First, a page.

It’s hard to tell a story about not liking something.
Dislike is, after all, an inherently passive trait, one that robs even the best-written characters of the all-important agency that makes stories happen. (Mostly, it leaves them with little more to do than just sort of sit around, grousing.) It’s something that A.P. Bio—which we’re dropping in on tonight in honor of its latest (and quite possibly last) season finale on NBC—has struggled with over its two years on the air. The show’s hero, Jack Griffin, dislikes a great many things; indeed, as the series made plain tonight, that dislike—of his co-workers; of the inherited house he refuses to alter from the state his dead mom left it to him in; of Toledo, Ohio, as a whole—is a fundamental part of his make-up. Give it up, admit that there are things about Toledo that he actually enjoys, and Jack’s dream of getting back to his old lifestyle as a Harvard academic superstar dies along with it.
It’s a deliberate piece of slow-burn character building, one that Glenn Howerton has handled ably over the show’s second season, which executed a shift from the series’ original premise (“Asshole teacher weaponizes high school students in petty revenge schemes against academic rival”) to something a bit softer, if no less strange. But it’s also a problem for the show’s dramatic structure, which has dealt with Jack’s hostility to his living situation in two basic ways. One is widening its scope, exploring the world of Whitlock High School and the weirdos who work there—something it did to strong effect in A.P. Bio’s best outing to date, “Wednesday Morning, 8 a.m.” The other is dialing in to the few things that Jack does like, which mostly boil down to revenge, and the implantation of the urge for revenge in others.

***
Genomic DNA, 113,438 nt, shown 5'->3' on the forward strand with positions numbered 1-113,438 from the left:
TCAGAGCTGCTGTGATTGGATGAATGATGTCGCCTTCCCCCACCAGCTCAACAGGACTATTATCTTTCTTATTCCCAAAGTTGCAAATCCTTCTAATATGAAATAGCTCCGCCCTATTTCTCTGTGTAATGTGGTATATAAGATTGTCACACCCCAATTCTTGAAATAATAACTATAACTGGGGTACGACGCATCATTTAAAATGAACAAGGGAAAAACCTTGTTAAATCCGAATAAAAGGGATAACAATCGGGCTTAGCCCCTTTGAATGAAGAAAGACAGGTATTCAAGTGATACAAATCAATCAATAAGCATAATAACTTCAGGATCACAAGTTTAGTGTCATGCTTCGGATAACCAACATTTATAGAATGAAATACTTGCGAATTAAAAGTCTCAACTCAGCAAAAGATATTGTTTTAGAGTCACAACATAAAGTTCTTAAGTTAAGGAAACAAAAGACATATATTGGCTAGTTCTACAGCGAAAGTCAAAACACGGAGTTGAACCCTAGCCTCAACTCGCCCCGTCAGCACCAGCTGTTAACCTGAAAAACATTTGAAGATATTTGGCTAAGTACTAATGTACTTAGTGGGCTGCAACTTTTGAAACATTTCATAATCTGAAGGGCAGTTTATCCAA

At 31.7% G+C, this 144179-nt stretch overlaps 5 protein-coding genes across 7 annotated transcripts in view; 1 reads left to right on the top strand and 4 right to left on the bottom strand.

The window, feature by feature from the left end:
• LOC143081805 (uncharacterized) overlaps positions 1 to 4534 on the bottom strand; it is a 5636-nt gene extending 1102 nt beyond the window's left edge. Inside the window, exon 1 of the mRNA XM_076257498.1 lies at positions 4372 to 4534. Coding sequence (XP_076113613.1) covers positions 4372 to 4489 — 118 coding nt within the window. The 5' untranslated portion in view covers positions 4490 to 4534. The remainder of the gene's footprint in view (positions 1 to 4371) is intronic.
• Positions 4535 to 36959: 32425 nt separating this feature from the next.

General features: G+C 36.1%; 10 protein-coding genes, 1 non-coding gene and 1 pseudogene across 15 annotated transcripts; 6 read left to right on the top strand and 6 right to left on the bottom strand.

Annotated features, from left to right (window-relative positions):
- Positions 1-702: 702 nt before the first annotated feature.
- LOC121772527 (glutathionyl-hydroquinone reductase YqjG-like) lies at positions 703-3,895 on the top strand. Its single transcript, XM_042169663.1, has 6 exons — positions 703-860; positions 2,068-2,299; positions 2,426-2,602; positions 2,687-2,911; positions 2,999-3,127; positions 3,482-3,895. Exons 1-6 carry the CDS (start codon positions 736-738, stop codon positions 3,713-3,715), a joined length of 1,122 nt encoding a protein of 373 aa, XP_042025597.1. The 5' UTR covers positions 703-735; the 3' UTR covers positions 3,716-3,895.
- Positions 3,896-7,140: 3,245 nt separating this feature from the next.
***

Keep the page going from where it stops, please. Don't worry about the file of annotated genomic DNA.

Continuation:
In fact, the sweetest moment in the show’s potential series finale, “Kinda Sorta”, doesn’t come when Jack finally breaks down and admits that he would miss love interest Lynette (Elizabeth Alderfer, a welcome addition to the show’s host of regulars this season) if he ever accomplished his dream and actually got the hell out of Ohio. It’s when the kids in his class—and most especially his personal nemesis, the permanently uptight Sarika—come to him at the hotel hot tub where he’s just suffered a rare attack of conscience, and ask him to help them execute one of the show’s beloved “missions” in order to get her file flagged for acceptance by a Harvard recruiter. Instead of leaping into action, Jack reminds his students that they now know enough about manipulation, lying, and deceit to handle this sort of thing by themselves. Give a man a fish and he eats for a day, as the saying goes. Teach a man to impersonate a bellhop as part of a convoluted scheme to defraud college admissions applications, and he’ll eat for life. (Or possibly end up starring on a long-running family drama on the Hallmark Channel, as the case may be.)